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Secret Arts of Teaching Coding to the Next Generation

The Secret & Undiscovered Arts of Teaching Coding to the Next Generation Successfully

Lilian Nandi

Sunday 16th, 16:30 (Room A)

A talk (25 minutes)

Computer Science is now the leading discipline of the 21st century. Computers and technology are now ubiquitous and prevalent in all sectors of society such as the arts, sciences, medicine, commerce, etc. Technology also plays a huge role in the world economy and the market capitalisation of the FAANGs' Facebook, Apple, Amazon, Netflix and Alphabet’s Google along with a couple of other technologies is more or less equivalent to the GDP of Japan - the world's 3rd richest nation. Therefore, computer programming is now regarded as an essential skill for the young person, and it has been dubbed the ‘4th’ R’ (computer pRogramming) along with reading, writing and arithmetic.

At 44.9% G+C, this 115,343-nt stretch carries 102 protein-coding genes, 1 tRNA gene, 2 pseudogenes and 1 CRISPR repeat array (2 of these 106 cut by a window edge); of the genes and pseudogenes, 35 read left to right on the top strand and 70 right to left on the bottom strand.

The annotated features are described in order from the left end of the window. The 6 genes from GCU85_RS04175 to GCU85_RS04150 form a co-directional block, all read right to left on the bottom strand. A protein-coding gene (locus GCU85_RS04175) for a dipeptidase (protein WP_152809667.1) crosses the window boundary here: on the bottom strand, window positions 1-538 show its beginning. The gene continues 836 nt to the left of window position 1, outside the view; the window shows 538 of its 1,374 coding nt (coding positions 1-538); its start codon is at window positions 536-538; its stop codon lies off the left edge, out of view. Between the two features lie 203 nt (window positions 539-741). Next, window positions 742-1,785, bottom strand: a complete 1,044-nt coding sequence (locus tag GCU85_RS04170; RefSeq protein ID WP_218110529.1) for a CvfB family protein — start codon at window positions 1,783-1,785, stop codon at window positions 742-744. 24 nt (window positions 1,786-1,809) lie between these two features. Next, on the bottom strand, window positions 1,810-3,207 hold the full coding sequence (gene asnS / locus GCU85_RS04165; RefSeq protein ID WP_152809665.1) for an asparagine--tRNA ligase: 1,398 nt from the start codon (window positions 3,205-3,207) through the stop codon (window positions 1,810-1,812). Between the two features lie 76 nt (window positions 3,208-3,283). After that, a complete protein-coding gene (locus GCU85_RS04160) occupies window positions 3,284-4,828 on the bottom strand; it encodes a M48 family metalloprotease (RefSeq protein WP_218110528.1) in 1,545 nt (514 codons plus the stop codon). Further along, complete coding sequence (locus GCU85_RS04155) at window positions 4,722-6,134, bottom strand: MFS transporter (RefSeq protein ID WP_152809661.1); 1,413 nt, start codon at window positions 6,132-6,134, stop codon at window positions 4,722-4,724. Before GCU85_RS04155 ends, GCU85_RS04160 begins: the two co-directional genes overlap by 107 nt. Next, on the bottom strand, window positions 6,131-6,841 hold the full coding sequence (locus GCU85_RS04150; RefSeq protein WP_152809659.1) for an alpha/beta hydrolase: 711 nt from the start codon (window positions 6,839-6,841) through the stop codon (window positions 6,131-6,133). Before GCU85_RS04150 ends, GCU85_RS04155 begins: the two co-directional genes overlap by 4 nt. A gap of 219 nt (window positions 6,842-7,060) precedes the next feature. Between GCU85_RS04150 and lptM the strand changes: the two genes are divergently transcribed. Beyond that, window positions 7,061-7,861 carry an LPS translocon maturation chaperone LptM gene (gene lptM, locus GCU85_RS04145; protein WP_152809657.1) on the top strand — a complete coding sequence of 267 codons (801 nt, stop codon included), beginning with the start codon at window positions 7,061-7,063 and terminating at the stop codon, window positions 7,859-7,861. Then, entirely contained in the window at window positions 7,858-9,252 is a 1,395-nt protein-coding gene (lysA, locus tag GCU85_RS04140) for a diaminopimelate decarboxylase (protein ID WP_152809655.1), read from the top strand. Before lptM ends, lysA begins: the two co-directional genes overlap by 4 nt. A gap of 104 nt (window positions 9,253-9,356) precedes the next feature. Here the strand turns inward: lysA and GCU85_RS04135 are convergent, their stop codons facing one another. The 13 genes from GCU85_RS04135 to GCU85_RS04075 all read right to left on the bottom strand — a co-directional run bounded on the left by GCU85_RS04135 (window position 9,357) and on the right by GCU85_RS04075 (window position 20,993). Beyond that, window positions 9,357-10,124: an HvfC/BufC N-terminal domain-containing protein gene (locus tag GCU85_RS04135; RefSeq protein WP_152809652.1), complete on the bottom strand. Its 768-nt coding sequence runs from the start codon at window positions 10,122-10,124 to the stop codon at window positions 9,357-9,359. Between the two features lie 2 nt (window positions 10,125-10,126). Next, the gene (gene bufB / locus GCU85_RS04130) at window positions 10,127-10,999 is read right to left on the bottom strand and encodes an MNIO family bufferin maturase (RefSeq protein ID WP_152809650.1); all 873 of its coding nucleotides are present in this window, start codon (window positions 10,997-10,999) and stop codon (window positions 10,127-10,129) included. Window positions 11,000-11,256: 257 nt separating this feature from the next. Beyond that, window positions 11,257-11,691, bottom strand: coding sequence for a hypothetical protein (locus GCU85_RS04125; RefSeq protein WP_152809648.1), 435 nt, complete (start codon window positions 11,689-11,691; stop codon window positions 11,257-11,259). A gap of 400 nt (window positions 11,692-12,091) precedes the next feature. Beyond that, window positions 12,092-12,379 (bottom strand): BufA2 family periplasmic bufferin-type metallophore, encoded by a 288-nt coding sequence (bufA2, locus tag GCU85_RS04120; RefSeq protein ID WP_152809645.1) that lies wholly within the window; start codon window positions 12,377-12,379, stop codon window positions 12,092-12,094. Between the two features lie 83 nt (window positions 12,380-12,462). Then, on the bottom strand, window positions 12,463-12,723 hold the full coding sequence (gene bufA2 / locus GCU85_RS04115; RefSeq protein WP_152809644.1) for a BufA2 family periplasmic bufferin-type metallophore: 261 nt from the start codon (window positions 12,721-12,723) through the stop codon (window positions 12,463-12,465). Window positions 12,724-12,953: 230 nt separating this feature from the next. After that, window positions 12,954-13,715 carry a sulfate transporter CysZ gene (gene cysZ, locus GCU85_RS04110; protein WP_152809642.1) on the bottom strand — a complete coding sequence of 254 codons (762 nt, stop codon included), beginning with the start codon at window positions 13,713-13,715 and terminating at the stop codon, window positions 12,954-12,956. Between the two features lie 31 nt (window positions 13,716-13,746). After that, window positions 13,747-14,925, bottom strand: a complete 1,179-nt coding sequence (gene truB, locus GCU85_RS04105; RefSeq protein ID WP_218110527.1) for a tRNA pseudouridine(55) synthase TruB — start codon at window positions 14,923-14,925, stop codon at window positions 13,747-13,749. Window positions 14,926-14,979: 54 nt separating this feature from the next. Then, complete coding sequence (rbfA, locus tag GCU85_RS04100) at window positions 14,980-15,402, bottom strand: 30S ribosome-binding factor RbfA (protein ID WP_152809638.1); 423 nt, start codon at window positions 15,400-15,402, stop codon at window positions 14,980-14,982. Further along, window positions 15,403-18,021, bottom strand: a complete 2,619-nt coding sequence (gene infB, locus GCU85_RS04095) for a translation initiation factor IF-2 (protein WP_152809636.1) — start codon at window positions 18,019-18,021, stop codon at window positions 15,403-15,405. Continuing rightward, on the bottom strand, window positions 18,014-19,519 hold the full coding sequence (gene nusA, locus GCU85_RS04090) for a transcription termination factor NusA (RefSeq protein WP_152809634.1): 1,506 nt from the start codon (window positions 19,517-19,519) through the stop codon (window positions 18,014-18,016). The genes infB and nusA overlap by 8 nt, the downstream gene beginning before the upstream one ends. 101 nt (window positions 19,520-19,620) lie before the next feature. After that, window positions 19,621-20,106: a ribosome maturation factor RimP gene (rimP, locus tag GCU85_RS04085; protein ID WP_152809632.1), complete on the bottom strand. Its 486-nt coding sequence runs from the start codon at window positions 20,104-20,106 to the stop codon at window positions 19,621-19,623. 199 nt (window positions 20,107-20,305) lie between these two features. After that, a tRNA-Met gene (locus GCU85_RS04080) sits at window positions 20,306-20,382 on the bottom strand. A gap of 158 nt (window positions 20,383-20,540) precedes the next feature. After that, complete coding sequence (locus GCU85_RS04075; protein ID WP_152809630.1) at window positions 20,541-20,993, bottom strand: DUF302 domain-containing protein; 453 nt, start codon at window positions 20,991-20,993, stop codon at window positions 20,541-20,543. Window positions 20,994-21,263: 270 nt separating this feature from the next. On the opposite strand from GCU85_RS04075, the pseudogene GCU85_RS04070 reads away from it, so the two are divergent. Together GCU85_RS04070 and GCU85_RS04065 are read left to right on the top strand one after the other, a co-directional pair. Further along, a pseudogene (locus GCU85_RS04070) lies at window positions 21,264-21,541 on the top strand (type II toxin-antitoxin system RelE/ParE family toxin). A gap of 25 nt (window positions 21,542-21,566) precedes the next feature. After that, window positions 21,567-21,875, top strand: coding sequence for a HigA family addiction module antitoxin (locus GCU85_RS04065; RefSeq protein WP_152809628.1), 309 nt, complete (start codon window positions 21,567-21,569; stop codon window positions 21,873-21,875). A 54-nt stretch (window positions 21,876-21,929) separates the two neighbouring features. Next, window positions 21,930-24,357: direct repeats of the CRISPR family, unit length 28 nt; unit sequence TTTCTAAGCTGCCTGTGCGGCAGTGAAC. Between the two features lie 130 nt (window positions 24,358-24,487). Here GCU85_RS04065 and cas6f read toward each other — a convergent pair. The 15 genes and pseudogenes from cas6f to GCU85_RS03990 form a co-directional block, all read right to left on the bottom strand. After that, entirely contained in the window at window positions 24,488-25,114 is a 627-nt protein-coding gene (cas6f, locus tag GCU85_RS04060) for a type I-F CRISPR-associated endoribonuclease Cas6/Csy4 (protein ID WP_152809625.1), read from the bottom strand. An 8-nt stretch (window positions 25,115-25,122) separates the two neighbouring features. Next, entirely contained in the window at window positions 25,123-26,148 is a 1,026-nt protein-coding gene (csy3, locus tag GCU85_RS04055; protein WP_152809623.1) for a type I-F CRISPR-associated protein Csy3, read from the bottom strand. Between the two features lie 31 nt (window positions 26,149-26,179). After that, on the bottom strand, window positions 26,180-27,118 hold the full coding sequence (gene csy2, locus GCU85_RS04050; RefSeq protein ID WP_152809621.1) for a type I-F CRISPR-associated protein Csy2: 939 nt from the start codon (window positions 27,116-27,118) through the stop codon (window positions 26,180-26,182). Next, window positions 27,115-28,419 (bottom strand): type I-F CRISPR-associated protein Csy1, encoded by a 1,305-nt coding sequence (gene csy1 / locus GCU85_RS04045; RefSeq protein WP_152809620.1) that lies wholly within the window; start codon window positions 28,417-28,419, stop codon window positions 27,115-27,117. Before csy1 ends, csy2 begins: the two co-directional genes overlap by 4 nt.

In recognition of the new status of computer programming, governments worldwide have launched initiatives to have it taught in schools from Kindergarten through to junior school and all the way through secondary school.
So, the question emerges is how do we best teach the next generation in acquiring this skill? Given the fact that this field is very much in its infancy, there is very little pedagogy to guide the educator. Therefore, the whole world is learning how best to teach this subject by trial and error.

The talk will describe a case study whereby coding/computer programming, in the form of Python, was introduced to a group of 110 young people from the ages of 11 to 18 (Years 7-13 in an UK secondary school). The talk will include descriptions of the various teaching methodologies introduced to the young people for this purpose and the outcomes; the talk will also address various challenges and questions about how to teach programming to young people. The talk will conclude with helpful suggestions, based on the findings of the case study, on how to proceed with the teaching of computer programming to these people.

  • The speaker suggested this session is suitable for new programmers.
  • The speaker suggested this session is suitable for teachers.
  • The speaker suggested this session is suitable for data scientists.

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